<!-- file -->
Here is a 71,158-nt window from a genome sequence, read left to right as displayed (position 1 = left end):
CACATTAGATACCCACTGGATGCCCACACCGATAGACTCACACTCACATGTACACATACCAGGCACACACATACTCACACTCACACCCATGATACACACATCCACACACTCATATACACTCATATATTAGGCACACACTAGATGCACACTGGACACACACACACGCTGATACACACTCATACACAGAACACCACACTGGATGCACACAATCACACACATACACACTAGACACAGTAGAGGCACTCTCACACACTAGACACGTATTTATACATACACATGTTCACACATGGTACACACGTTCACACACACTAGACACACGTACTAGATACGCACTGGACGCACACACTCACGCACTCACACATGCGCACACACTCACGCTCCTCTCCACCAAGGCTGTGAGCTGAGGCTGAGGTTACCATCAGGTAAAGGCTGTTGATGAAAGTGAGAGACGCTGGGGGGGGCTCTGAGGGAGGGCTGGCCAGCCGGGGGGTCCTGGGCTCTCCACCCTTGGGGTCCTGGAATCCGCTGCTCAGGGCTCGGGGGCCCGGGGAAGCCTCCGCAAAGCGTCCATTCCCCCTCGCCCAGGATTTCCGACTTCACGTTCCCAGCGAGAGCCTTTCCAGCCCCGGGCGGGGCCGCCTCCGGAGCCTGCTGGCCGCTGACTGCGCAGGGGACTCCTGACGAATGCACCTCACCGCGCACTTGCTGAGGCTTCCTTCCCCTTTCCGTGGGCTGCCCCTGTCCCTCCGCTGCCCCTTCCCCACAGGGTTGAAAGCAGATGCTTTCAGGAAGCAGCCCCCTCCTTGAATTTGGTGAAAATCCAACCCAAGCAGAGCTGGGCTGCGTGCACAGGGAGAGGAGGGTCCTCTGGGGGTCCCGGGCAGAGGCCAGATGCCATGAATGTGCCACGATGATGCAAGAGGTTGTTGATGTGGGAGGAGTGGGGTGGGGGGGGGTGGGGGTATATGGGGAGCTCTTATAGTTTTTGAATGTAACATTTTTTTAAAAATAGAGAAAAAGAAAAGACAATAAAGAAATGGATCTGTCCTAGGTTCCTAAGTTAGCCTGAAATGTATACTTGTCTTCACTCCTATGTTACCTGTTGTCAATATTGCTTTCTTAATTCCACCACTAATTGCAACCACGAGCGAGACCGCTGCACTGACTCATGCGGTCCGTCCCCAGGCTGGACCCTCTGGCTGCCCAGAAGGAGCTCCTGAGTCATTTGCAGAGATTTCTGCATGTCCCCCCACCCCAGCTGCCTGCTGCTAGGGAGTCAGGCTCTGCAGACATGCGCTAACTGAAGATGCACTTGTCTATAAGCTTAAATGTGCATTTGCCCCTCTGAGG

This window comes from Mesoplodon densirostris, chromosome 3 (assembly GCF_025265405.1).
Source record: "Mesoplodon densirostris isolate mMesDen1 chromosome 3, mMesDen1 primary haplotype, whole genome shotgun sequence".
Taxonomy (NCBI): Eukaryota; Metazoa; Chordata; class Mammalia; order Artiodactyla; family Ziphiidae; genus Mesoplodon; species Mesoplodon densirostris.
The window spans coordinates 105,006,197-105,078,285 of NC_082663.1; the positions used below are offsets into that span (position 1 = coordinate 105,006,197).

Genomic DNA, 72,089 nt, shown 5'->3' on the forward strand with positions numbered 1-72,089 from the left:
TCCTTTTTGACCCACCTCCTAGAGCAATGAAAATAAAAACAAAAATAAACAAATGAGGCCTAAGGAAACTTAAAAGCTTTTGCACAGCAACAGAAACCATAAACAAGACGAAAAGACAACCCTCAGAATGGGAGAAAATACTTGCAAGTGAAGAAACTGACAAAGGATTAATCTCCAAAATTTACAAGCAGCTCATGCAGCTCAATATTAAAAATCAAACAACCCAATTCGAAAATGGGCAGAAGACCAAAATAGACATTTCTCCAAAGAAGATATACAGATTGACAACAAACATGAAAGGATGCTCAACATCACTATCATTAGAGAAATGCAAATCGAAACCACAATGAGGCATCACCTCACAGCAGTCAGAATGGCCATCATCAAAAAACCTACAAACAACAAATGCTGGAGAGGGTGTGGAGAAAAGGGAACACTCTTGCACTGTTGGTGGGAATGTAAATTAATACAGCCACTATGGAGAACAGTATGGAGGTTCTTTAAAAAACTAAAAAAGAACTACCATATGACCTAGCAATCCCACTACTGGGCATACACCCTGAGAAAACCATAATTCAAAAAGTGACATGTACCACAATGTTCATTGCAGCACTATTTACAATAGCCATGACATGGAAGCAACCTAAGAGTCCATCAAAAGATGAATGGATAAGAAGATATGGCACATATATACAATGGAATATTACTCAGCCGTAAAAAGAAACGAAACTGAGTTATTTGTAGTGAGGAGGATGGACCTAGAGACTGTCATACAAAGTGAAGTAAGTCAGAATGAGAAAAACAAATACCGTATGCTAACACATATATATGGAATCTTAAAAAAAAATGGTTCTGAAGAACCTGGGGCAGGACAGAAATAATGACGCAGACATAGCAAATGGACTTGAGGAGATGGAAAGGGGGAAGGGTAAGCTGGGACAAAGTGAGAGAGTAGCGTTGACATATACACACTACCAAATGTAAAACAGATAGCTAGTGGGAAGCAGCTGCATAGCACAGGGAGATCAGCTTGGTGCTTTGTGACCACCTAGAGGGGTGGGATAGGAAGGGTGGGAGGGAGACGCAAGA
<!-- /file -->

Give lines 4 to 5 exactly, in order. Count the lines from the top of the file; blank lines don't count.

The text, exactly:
Source record: "Mesoplodon densirostris isolate mMesDen1 chromosome 3, mMesDen1 primary haplotype, whole genome shotgun sequence".
Taxonomy (NCBI): Eukaryota; Metazoa; Chordata; class Mammalia; order Artiodactyla; family Ziphiidae; genus Mesoplodon; species Mesoplodon densirostris.